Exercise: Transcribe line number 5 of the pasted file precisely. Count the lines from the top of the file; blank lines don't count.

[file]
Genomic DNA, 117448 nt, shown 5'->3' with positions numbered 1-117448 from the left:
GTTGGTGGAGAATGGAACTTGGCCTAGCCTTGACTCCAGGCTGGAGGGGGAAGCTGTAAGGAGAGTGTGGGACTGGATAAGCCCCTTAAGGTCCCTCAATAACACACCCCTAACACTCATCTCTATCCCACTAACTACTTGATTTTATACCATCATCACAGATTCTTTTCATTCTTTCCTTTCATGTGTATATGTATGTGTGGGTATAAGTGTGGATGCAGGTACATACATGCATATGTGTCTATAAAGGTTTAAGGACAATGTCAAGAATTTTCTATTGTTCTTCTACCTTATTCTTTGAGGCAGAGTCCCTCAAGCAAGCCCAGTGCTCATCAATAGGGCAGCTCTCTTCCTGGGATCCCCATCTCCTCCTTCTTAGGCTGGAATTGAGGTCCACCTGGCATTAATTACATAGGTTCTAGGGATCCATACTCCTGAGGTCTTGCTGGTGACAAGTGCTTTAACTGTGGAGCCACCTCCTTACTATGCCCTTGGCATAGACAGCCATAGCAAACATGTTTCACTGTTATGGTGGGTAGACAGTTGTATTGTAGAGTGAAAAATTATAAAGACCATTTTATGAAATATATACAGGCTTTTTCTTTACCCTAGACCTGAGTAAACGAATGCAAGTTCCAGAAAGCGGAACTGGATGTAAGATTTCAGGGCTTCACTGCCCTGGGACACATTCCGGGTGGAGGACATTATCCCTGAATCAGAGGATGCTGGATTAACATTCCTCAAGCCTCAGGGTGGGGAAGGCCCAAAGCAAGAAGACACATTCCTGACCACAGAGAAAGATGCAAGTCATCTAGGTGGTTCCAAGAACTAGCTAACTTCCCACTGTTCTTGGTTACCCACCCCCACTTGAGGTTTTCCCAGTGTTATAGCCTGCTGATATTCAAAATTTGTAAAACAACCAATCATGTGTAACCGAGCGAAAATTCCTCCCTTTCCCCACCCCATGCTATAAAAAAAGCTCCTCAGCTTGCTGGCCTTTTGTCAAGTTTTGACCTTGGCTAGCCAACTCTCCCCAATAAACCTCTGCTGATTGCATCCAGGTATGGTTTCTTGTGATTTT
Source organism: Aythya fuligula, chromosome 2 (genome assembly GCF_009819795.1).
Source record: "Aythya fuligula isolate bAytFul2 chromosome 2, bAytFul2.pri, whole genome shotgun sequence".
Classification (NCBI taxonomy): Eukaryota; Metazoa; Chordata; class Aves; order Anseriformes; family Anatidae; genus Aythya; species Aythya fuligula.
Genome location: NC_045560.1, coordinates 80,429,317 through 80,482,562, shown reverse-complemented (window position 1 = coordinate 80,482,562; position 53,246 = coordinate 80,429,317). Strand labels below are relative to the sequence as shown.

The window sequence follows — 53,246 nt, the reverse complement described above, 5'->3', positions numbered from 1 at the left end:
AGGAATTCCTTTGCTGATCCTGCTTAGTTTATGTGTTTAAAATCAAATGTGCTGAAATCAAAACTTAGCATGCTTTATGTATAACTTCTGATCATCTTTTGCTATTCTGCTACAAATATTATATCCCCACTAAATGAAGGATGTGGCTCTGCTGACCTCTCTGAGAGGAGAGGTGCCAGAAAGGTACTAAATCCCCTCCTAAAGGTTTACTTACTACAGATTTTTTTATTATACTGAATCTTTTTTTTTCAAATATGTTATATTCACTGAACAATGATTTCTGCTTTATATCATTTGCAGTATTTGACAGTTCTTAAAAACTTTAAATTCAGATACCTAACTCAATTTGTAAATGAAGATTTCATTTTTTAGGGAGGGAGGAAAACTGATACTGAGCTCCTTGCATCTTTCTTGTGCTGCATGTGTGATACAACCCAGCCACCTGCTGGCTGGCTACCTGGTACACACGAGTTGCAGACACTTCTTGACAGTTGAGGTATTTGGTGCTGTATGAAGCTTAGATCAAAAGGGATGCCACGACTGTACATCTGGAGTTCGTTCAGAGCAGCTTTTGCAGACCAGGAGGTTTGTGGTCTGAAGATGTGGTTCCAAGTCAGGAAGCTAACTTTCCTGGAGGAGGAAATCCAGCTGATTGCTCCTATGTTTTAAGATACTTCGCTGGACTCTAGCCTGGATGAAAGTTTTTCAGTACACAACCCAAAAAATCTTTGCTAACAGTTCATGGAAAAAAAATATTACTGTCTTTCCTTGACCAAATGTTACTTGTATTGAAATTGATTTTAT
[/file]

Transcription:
Classification (NCBI taxonomy): Eukaryota; Metazoa; Chordata; class Aves; order Anseriformes; family Anatidae; genus Aythya; species Aythya fuligula.